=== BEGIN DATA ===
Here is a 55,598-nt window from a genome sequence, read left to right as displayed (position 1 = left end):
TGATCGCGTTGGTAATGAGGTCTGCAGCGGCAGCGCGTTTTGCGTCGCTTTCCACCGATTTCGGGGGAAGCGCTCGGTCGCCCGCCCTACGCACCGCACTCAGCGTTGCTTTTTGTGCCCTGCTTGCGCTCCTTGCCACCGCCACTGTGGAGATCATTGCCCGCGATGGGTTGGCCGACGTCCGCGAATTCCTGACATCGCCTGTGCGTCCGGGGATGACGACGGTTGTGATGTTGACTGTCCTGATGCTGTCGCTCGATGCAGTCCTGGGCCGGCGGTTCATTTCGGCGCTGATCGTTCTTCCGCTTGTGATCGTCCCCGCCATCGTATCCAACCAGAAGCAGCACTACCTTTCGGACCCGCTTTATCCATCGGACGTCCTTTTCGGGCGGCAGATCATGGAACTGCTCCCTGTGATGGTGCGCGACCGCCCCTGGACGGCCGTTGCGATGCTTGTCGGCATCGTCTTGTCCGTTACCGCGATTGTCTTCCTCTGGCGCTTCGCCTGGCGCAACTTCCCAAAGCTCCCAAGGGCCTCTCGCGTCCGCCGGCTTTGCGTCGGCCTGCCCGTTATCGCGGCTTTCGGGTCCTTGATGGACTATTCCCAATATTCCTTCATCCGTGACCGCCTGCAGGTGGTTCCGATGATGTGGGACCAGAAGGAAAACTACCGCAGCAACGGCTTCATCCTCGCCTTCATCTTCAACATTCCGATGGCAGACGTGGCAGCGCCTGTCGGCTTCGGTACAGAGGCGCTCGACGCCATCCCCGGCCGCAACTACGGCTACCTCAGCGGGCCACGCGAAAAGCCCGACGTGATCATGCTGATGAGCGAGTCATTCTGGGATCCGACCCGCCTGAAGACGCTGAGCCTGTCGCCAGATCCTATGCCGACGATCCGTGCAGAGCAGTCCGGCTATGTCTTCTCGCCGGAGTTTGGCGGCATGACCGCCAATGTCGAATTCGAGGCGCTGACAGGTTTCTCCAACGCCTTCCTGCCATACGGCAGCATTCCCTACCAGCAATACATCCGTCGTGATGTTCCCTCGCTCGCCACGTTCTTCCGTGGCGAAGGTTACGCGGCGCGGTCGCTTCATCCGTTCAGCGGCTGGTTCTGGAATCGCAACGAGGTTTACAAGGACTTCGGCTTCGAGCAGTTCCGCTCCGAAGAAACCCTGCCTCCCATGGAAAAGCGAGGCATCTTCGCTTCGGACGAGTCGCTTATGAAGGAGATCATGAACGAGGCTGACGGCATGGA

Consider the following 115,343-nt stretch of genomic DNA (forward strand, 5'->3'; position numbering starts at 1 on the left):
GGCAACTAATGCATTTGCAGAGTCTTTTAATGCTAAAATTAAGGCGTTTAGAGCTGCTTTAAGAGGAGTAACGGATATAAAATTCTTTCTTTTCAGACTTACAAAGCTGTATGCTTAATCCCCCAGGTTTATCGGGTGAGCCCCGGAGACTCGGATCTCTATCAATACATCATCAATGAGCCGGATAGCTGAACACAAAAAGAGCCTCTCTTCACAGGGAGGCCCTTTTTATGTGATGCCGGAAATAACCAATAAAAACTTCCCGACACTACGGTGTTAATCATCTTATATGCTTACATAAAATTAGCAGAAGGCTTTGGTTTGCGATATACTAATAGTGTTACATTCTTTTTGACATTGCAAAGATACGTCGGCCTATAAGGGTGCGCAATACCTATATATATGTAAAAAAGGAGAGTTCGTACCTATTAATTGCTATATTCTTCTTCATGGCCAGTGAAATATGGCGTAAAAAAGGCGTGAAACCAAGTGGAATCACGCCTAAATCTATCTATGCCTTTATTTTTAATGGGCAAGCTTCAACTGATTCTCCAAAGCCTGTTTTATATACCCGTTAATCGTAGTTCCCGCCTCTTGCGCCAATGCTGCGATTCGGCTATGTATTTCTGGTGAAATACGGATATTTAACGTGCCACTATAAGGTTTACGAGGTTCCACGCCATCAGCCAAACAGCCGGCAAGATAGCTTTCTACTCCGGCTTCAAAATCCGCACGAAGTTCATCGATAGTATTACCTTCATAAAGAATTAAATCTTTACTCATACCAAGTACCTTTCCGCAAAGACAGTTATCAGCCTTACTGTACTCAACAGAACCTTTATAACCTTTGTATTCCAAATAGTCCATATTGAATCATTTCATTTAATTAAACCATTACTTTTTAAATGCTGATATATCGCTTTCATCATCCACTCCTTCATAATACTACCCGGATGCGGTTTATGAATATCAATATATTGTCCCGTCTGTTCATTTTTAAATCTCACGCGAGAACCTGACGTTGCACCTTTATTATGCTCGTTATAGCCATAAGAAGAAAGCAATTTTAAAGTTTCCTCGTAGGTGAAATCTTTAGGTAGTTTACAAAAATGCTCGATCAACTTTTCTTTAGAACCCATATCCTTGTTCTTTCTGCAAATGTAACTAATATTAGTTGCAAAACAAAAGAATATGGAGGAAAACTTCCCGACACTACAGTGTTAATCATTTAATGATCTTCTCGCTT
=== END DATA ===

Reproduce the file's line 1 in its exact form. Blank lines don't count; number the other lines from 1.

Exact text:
Here is a 55,598-nt window from a genome sequence, read left to right as displayed (position 1 = left end):